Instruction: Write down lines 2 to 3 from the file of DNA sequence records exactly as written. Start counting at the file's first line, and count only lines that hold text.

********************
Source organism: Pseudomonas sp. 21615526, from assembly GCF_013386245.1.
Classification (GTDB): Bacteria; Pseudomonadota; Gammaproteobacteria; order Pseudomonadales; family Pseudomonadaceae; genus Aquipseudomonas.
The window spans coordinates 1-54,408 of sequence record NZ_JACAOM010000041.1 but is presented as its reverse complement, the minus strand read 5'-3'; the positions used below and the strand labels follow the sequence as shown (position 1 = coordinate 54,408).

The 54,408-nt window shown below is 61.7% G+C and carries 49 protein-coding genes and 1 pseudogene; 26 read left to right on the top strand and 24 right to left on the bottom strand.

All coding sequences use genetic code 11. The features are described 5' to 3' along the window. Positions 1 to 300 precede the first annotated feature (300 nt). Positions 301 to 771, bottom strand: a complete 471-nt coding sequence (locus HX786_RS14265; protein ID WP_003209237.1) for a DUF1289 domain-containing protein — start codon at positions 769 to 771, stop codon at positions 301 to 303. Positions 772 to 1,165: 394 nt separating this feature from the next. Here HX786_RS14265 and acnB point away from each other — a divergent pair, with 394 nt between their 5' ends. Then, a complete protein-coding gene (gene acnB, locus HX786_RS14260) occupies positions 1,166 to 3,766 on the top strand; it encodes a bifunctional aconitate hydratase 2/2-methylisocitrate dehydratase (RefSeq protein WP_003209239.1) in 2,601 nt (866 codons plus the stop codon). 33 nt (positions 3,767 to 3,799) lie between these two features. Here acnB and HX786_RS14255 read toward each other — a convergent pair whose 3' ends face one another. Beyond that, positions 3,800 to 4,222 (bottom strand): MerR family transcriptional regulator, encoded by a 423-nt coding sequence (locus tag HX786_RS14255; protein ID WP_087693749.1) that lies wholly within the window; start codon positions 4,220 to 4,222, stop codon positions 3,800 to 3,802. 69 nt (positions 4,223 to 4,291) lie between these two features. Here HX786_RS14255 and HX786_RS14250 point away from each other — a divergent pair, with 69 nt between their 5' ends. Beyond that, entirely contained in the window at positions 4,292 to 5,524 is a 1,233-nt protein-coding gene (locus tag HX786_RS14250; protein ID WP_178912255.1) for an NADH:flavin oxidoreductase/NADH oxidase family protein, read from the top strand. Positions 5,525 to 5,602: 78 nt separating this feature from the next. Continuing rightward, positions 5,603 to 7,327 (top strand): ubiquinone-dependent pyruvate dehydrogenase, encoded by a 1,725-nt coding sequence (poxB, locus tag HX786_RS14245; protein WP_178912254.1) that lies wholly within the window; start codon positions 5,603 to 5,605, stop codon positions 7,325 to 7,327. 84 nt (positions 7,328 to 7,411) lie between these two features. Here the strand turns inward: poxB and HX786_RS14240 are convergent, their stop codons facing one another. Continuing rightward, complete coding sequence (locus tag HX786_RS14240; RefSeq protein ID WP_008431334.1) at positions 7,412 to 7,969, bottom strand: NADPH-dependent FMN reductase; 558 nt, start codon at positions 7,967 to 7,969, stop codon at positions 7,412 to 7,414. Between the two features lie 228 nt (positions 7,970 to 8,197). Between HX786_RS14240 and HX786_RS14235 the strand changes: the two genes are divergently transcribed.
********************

Classification (GTDB): Bacteria; Pseudomonadota; Gammaproteobacteria; order Pseudomonadales; family Pseudomonadaceae; genus Aquipseudomonas.
The window spans coordinates 1-54,408 of sequence record NZ_JACAOM010000041.1 but is presented as its reverse complement, the minus strand read 5'-3'; the positions used below and the strand labels follow the sequence as shown (position 1 = coordinate 54,408).